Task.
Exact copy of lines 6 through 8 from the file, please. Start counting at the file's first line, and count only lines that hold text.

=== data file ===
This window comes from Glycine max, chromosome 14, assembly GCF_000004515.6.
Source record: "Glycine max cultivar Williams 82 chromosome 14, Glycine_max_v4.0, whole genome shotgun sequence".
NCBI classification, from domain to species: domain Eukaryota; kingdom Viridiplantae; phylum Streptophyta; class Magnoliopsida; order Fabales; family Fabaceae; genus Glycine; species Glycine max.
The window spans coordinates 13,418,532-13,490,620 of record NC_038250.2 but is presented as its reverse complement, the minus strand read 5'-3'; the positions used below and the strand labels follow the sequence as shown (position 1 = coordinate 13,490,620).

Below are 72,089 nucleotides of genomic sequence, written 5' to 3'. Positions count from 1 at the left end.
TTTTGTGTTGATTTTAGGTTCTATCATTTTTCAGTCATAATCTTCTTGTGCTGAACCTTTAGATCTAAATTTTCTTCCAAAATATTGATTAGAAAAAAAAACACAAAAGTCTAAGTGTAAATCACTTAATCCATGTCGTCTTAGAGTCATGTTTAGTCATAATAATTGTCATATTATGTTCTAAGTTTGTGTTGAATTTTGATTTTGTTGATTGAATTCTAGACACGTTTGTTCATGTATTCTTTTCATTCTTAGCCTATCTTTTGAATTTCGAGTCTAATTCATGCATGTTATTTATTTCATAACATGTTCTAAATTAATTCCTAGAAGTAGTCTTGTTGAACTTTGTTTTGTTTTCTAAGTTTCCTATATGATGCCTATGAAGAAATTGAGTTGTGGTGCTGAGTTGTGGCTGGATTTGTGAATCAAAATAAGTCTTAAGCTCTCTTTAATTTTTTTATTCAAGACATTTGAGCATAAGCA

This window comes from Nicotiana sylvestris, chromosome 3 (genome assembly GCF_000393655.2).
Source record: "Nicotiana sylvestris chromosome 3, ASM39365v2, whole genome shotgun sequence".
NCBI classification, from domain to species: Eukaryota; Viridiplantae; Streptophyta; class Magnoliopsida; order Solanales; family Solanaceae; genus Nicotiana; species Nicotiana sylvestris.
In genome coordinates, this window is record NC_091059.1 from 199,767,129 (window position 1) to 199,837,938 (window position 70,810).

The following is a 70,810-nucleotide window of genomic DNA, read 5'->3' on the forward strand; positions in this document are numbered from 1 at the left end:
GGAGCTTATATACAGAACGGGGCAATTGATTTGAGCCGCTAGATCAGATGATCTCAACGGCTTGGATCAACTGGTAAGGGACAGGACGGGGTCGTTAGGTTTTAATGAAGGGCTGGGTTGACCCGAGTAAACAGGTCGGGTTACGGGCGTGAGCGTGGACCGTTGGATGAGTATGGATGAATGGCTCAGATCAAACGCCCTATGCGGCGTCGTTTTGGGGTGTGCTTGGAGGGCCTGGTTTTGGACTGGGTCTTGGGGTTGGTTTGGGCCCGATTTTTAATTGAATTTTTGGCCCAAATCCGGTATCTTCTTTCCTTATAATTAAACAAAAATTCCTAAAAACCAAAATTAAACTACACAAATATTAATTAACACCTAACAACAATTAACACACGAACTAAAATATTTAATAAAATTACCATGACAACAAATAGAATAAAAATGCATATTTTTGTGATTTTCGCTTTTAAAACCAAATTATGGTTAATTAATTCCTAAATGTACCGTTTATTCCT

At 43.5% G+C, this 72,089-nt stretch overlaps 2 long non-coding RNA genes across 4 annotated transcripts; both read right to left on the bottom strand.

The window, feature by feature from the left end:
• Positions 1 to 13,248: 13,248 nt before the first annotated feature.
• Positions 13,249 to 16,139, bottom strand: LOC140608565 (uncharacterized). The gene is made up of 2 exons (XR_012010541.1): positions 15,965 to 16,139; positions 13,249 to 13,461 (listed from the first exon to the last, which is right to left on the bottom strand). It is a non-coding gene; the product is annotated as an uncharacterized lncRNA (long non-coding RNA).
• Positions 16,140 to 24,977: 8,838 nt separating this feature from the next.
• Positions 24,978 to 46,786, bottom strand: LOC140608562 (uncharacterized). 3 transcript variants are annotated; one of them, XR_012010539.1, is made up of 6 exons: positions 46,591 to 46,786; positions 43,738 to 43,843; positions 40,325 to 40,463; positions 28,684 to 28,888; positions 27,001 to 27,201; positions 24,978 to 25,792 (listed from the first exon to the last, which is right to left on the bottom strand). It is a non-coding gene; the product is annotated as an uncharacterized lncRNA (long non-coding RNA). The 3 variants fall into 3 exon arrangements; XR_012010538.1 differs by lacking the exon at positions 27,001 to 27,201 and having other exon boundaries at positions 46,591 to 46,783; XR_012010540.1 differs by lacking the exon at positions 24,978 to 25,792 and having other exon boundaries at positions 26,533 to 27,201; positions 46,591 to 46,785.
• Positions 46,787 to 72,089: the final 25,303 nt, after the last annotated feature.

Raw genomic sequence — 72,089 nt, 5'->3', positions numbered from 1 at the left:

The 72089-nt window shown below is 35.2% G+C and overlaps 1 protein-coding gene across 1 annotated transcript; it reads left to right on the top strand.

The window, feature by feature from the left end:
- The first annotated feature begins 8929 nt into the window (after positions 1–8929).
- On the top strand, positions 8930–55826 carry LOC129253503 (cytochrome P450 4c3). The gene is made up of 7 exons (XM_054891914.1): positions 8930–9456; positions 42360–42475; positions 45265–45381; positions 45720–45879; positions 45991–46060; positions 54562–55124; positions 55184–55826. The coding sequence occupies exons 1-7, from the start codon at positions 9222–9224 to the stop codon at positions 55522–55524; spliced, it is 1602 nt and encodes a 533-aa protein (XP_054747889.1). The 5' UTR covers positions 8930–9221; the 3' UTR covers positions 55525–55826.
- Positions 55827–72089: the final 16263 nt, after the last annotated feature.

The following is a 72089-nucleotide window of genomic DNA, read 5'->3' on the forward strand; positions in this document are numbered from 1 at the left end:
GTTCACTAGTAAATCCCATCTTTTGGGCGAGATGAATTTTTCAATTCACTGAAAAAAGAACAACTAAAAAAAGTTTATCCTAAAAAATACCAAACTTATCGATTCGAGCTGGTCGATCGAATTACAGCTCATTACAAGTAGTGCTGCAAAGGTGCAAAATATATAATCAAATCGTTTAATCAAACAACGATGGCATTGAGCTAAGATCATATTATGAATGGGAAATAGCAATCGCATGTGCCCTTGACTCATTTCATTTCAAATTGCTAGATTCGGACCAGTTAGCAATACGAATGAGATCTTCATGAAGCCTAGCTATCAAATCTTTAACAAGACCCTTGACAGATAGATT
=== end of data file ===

TTTTGTGTTGATTTTAGGTTCTATCATTTTTCAGTCATAATCTTCTTGTGCTGAACCTTTAGATCTAAATTTTCTTCCAAAATATTGATTAGAAAAAAAAACACAAAAGTCTAAGTGTAAATCACTTAATCCATGTCGTCTTAGAGTCATGTTTAGTCATAATAATTGTCATATTATGTTCTAAGTTTGTGTTGAATTTTGATTTTGTTGATTGAATTCTAGACACGTTTGTTCATGTATTCTTTTCATTCTTAGCCTATCTTTTGAATTTCGAGTCTAATTCATGCATGTTATTTATTTCATAACATGTTCTAAATTAATTCCTAGAAGTAGTCTTGTTGAACTTTGTTTTGTTTTCTAAGTTTCCTATATGATGCCTATGAAGAAATTGAGTTGTGGTGCTGAGTTGTGGCTGGATTTGTGAATCAAAATAAGTCTTAAGCTCTCTTTAATTTTTTTATTCAAGACATTTGAGCATAAGCA

This window comes from Nicotiana sylvestris, chromosome 3 (genome assembly GCF_000393655.2).
Source record: "Nicotiana sylvestris chromosome 3, ASM39365v2, whole genome shotgun sequence".